UNITED STATES DISTRICT COURT FOR THE DISTRICT OF COLUMBIA
July 27, 2010
DAMIEN DOWNING PLAINTIFF,
ROBERT C. TAPELLA, DEFENDANT.
The opinion of the court was delivered by: Ellen Segal Huvelle United States District Judge
Plaintiff Damien Downing, an African-American male employed by the Government Printing Office ("GPO"), claims that his employer discriminated against him on the basis of race when he was not promoted to the position of Data Center Director in November 2007, in violation of Title VII of the Civil Rights Act of 1964, 42 U.S.C. § 2000e et seq. ("Title VII"). Defendant has moved to dismiss for failure to state a claim upon which relief can be granted, or, in the alternative, for summary judgment. For the reasons stated herein, the Court will grant defendant's motion for summary judgment.
At all times relevant to this case, plaintiff has been employed by GPO. (Def.'s Statement of Material Facts as to Which There Is no Genuine Dispute ["Def.'s SMF"] ¶ 6.) Plaintiff now works as a Supervisory Information Technology ("IT") Specialist in the End User Support Division of GPO's Information Technology and Systems ("IT&S") Department. (Compl. ¶ 11.)
When Bruce James became Public Printer of the United States, and thus, head of the GPO in 2003, he hired several new managers including Reynold Schweickhardt as Chief Information Officer and Bruce O'Dell as Director of Operations and Deputy Chief Information Officer. (Def.'s Ex. 3 (Downing Dep., Feb. 20, 2009) ["Downing Dep."] at 16:9-22, 17:1.) Shortly thereafter, Michael Wash was hired as Chief Technical Officer. (Def.'s Ex. 13 (Wash Dep., July 28, 2008) ["Wash Dep."] at 5:3-4.) Together, this new leadership of GPO's IT Department created a plan to reorganize the Department with the goal of "align[ing] the organization according to the characteristics of a world class IT organization." (Def.'s Ex. 12 (O'Dell Dep., Mar. 3, 2009) ["O'Dell Dep."] at 10:13-15.) The reorganization included plans to eliminate some positions (Downing Dep. at 18:9-18; Compl. ¶ 23), centralize several IT-related units into an IT&S Department (Compl. ¶ 24), and replace GPO's mainframe computer with an Oracle service because mainframe maintenance had become unsustainable. (O'Dell Dep. at 11:10-18; Downing Dep. at 17:3-15, 39:2-21.)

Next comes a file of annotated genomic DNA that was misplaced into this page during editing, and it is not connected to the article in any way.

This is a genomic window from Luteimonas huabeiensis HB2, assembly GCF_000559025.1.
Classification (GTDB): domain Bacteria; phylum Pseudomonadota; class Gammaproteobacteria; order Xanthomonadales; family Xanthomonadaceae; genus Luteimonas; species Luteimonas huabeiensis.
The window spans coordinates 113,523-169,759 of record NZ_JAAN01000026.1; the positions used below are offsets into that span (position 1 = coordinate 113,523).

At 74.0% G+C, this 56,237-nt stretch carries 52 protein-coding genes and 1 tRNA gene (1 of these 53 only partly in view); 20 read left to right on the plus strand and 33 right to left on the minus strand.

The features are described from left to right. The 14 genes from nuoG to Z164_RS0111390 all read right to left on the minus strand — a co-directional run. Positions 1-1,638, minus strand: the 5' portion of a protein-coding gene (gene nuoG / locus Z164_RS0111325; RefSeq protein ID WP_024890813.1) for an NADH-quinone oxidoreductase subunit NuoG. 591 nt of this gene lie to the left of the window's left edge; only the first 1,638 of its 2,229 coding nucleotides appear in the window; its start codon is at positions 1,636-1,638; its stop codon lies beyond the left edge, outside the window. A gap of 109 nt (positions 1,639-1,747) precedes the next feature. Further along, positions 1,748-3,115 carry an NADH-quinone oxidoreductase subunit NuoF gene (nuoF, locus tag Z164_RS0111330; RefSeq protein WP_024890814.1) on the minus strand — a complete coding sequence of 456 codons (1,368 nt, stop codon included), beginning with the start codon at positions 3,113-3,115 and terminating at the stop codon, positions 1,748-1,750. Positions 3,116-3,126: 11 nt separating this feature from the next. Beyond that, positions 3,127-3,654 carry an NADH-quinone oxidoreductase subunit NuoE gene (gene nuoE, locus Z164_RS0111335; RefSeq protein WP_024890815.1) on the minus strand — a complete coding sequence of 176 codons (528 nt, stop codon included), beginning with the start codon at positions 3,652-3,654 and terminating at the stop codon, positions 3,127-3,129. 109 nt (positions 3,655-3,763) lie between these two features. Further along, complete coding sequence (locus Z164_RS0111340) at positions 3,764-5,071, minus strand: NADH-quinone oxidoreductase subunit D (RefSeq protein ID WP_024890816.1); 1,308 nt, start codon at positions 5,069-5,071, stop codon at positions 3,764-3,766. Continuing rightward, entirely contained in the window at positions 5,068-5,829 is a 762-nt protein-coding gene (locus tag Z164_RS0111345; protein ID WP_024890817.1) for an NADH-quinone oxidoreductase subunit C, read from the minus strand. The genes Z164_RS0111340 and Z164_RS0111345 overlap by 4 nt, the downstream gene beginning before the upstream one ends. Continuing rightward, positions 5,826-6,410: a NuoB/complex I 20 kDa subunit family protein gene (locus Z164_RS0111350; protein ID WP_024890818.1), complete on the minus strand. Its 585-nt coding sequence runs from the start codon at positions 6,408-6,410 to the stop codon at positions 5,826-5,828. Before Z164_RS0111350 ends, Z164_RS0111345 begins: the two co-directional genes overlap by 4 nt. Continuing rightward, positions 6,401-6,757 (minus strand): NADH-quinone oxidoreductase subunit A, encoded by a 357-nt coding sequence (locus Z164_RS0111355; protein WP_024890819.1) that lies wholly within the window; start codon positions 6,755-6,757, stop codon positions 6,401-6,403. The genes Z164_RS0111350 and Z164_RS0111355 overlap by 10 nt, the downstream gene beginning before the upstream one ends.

Plaintiff, evidently fearing the consolidation of his department and skeptical that the mainframe could be phased out as quickly as the reorganization plan indicated, objected to the plan. (Downing Dep. at 17:5-22.) He directly challenged its utility in a conversation with O'Dell, urging him to keep the mainframe and his team intact. (Id. at 17:18-22, 18:1-15.) Ultimately, however, reorganization occurred and disproportionately affected plaintiff's team, cutting its size by greater than fifty percent. (Downing Dep. at 18:9-20; Compl. ¶ 25.) The plan to eliminate the mainframe also created some uncertainty about plaintiff's position, since his work focused on supporting users interfacing with the mainframe. (Downing Dep. at 18:9-22.)
As part of the the evolution of IT&S, GPO officials created a Data Center in May 2007. (Wash Dep. at 21:1-14.) One purpose behind creating the Data Center was to streamline and support the printing of passports. (O'Dell Dep. at 49:6.) The GPO began accepting applications for the new position of Supervisory IT Specialist, PG-2210-15, Vacancy Announcement Number 07-339 ("Data Center Director"), on October 19, 2007 (Pl.'s Ex. 2 at 1), and four individuals applied, including plaintiff. (Def.'s Ex. 5 at 1.)
Bart Hill, Director of the Systems Integration Division, was the Subject Matter Expert in charge of reviewing the applications and assigning a score to each candidate according to the candidate's Knowledge, Skills, and Ability ("KSA") responses. (Def.'s SMF ¶ 8.) Hill compared all four applications and selected Ernest Steele (a Caucasian) as the most qualified. (Def.'s Ex. 8 (Hill Dep., Feb. 18, 2009) ["Hill Dep."] at 22:13-16, 24:3-7; Def.'s SMF ¶¶ 3, 6.) As the Selecting Official for the Data Center Director vacancy, Hill submitted Steele's name to the Approving Official, Wash, who signed off on the selection. (Def.'s Ex. 5 at 1; Def.'s SMF ¶¶ 8-10).